Table of Contents

Handbook of Cultural and Creative Industries in China

Handbook of Cultural and Creative Industries in China

Handbooks of Research on Contemporary China series

Edited by Michael Keane

China is at the crux of reforming, professionalising, and internationalising its cultural and creative industries. These industries are at the forefront of China’s move towards the status of a developed country. In this comprehensive Handbook, international experts including leading Mainland scholars examine the background to China’s cultural and creative industries as well as the challenges ahead. The chapters represent the cutting-edge of scholarship, setting out the future directions of culture, creativity and innovation in China. Combining interdisciplinary approaches with contemporary social and economic theory, the contributors examine developments in art, cultural tourism, urbanism, digital media, e-commerce, fashion and architectural design, publishing, film, television, animation, documentary, music and festivals.

Chapter 4: The makers are coming! China’s long tail revolution

Jing Wang

Subjects: business and management, asia business, social policy and sociology, sociology and sociological theory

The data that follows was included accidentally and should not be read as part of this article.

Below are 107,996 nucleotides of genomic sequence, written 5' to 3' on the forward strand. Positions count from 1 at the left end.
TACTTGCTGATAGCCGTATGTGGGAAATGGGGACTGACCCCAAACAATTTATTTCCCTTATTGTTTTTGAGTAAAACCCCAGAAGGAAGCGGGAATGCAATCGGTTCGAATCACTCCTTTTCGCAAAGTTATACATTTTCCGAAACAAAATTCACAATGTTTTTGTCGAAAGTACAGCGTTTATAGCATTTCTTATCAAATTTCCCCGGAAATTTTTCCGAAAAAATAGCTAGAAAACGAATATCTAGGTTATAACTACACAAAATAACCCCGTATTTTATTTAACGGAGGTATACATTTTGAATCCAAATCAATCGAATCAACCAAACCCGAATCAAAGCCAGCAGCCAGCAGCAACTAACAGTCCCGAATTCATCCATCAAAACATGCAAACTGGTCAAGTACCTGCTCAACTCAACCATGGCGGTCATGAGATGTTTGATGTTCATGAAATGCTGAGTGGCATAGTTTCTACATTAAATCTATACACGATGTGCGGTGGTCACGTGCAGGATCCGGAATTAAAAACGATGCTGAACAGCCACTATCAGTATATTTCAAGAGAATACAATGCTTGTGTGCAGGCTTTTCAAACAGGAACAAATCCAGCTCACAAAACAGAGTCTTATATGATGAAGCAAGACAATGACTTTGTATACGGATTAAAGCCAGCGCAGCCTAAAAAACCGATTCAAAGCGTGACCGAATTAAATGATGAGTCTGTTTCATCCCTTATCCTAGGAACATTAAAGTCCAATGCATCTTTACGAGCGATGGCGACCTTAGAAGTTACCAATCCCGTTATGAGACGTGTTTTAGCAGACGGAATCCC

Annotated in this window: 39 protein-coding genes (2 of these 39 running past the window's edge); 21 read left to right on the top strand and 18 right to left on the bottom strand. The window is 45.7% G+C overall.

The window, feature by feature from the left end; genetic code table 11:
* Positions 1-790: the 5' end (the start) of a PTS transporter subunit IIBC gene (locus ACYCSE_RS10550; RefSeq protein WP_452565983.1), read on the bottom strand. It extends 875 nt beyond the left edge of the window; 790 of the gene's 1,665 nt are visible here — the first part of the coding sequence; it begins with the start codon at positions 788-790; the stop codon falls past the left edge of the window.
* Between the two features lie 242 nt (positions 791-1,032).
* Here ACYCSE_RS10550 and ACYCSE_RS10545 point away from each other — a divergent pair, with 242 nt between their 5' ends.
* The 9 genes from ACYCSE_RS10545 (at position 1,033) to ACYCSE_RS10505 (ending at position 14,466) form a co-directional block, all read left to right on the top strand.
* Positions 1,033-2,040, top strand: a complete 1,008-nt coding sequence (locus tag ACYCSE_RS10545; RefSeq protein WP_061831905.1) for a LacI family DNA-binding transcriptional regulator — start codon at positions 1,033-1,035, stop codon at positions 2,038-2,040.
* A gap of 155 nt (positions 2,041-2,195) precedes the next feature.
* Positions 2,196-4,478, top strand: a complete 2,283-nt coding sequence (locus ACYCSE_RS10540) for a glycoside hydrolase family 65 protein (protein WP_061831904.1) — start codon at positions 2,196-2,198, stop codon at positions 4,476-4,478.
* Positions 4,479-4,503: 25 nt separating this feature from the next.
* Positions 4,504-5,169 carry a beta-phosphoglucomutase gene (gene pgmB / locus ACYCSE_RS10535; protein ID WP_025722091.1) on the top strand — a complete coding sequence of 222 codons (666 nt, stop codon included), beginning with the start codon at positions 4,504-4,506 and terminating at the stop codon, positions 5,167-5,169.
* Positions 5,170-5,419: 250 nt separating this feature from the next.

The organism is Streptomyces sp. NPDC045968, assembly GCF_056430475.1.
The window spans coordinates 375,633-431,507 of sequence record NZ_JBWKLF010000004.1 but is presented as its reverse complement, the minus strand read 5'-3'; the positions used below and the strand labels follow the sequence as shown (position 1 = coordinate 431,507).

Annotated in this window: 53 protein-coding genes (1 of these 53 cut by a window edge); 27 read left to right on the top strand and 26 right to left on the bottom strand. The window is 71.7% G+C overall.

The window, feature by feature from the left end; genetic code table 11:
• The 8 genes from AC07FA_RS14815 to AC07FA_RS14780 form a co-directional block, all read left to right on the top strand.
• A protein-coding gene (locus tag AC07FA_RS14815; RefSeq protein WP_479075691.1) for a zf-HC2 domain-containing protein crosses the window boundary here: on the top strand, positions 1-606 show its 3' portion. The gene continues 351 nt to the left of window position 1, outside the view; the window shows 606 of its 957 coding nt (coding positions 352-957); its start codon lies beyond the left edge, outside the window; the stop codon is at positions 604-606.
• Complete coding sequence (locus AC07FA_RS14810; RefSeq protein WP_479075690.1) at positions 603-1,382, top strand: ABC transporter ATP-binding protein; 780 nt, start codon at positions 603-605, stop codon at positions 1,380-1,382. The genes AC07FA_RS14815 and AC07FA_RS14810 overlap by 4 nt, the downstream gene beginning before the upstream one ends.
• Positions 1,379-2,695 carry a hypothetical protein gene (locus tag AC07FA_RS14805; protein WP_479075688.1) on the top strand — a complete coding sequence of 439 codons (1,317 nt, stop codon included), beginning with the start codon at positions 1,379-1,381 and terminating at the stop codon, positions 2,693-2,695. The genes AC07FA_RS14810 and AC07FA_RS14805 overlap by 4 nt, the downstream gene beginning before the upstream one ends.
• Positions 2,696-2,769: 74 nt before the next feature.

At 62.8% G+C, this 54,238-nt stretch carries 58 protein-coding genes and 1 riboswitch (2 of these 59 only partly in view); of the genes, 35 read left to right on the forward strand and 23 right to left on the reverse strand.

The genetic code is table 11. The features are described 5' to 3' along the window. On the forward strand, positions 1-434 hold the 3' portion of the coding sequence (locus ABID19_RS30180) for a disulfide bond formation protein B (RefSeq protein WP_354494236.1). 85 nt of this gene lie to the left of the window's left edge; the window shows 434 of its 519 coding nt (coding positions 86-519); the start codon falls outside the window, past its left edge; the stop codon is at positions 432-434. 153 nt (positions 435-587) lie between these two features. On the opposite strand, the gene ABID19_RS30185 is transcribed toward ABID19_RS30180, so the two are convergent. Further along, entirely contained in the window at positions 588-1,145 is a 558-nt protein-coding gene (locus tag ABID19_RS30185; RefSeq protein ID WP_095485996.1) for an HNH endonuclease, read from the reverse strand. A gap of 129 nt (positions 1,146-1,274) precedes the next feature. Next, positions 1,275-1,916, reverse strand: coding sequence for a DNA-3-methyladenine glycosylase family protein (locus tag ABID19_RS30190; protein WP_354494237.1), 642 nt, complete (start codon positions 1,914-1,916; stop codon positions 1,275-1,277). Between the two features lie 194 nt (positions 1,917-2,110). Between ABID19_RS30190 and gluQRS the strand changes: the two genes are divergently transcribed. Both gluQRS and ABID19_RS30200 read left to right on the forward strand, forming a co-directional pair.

In February 2014, the US-based Tea Leaf Nation, a news site dedicated to Chinese citizens and social media, published an editorial ‘It’s official: China is becoming a new innovation powerhouse.’ The title should surprise no one well informed of the scale and strategy of China’s national innovation policies. Vacillating between an alarmist message that ‘the world’s factory is turning into an R & D machine’ and a consolation sentiment that China will not out-innovate the US anytime soon, the article ponders statistics that seem to work in China’s favour. Data reveal a spike in Chinese college graduates, from less than a million in 1999 to almost 7 million in 2013; more revealing, however, is the fact that 31 per cent of these graduates received engineering degrees, in stark contrast to the 5 per cent engineering degree recipients in the US In addition, other data show the US share of global R & D dropping from 37 per cent in 2001 to 30 per cent in 2011 while China’s share jumped from a low 2.2 per cent in 2000 to 14.5 percent in 2011 (Wertime 2014). By way of downplaying these startling numbers, the editorial draws attention to the weakness inherent in Chinese-style education whereby rote learning is prioritized over creative thinking. Not all is as it seems, however, and change is a constant in China. While contemplating these issues, I indulged myself in ‘binge viewing’ of a popular Chinese TV serial Tiger Mom (huma maoba) and stumbled upon the trend of ‘creative education’.

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